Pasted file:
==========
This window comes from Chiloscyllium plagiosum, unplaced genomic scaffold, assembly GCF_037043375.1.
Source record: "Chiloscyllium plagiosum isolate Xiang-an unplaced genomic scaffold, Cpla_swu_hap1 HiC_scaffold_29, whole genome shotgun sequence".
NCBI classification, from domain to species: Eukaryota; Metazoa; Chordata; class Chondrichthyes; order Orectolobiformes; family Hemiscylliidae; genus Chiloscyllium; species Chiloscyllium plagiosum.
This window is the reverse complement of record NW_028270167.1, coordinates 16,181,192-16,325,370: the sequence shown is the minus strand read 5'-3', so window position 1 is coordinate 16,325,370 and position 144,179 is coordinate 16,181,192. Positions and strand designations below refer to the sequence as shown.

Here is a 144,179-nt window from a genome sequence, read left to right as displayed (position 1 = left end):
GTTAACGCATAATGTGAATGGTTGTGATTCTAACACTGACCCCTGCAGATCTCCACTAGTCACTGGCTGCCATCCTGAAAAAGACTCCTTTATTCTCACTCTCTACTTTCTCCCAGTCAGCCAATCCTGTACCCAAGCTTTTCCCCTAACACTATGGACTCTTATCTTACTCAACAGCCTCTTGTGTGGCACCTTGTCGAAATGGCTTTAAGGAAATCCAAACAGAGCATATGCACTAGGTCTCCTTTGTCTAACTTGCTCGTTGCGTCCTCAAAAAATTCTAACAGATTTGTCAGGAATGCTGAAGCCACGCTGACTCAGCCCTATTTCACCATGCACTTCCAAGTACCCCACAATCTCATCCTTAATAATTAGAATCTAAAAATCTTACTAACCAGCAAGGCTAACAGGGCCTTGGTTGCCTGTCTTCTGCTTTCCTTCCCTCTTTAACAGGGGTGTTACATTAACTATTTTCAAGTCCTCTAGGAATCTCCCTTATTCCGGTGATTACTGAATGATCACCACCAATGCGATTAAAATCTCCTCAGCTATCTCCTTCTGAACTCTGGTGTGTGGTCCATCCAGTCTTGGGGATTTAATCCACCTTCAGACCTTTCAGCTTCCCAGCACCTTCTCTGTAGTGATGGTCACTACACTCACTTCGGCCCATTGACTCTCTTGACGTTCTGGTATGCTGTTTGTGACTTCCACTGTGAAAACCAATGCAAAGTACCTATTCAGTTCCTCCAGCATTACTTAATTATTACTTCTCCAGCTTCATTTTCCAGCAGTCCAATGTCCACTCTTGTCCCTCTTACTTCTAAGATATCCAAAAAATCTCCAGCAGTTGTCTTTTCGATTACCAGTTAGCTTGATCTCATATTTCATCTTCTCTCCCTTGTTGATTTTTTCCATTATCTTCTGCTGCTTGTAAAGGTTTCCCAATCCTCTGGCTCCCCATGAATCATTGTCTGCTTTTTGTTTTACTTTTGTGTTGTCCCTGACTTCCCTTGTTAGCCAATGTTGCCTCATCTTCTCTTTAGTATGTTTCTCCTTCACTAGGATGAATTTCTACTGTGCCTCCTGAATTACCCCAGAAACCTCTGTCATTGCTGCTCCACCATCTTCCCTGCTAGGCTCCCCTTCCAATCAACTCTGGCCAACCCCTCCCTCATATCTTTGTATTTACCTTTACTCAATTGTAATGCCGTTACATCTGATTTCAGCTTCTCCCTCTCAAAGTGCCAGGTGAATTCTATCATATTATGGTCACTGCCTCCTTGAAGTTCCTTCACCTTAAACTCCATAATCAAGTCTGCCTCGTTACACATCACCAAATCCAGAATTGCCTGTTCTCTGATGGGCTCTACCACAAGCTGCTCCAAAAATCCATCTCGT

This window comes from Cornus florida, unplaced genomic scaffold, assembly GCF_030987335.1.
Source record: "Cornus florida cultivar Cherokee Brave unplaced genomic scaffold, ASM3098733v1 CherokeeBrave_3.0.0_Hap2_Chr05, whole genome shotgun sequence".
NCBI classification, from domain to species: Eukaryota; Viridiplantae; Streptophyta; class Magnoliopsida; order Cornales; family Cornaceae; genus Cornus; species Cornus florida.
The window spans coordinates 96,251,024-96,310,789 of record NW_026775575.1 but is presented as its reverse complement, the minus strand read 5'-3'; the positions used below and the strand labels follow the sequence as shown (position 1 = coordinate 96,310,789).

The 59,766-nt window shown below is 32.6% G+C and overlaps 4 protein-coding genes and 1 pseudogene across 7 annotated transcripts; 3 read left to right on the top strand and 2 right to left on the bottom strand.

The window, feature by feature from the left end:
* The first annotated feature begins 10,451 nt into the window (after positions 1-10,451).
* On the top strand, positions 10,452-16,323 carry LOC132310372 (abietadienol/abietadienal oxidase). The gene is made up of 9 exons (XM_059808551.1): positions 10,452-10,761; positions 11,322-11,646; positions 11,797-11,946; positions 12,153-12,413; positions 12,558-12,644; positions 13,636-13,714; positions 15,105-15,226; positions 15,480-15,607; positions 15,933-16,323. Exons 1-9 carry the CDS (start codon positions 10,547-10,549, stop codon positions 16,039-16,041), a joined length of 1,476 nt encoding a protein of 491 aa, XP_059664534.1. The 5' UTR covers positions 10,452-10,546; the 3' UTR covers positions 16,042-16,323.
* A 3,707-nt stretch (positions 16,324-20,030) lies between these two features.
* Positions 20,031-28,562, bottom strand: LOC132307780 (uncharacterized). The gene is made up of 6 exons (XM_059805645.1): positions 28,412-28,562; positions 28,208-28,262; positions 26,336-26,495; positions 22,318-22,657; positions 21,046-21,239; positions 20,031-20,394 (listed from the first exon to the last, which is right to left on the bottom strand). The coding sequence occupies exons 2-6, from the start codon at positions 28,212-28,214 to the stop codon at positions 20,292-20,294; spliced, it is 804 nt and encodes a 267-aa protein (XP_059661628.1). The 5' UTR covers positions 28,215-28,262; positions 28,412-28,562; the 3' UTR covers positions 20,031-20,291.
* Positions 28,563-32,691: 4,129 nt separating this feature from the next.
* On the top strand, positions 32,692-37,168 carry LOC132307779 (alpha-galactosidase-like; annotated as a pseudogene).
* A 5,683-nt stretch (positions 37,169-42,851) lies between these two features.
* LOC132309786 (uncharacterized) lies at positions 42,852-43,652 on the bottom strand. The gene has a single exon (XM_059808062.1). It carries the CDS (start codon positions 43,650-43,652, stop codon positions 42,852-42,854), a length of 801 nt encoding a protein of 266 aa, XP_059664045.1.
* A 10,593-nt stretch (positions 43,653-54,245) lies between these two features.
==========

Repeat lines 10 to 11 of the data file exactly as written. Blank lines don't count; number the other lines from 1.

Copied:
The window spans coordinates 96,251,024-96,310,789 of record NW_026775575.1 but is presented as its reverse complement, the minus strand read 5'-3'; the positions used below and the strand labels follow the sequence as shown (position 1 = coordinate 96,310,789).

The 59,766-nt window shown below is 32.6% G+C and overlaps 4 protein-coding genes and 1 pseudogene across 7 annotated transcripts; 3 read left to right on the top strand and 2 right to left on the bottom strand.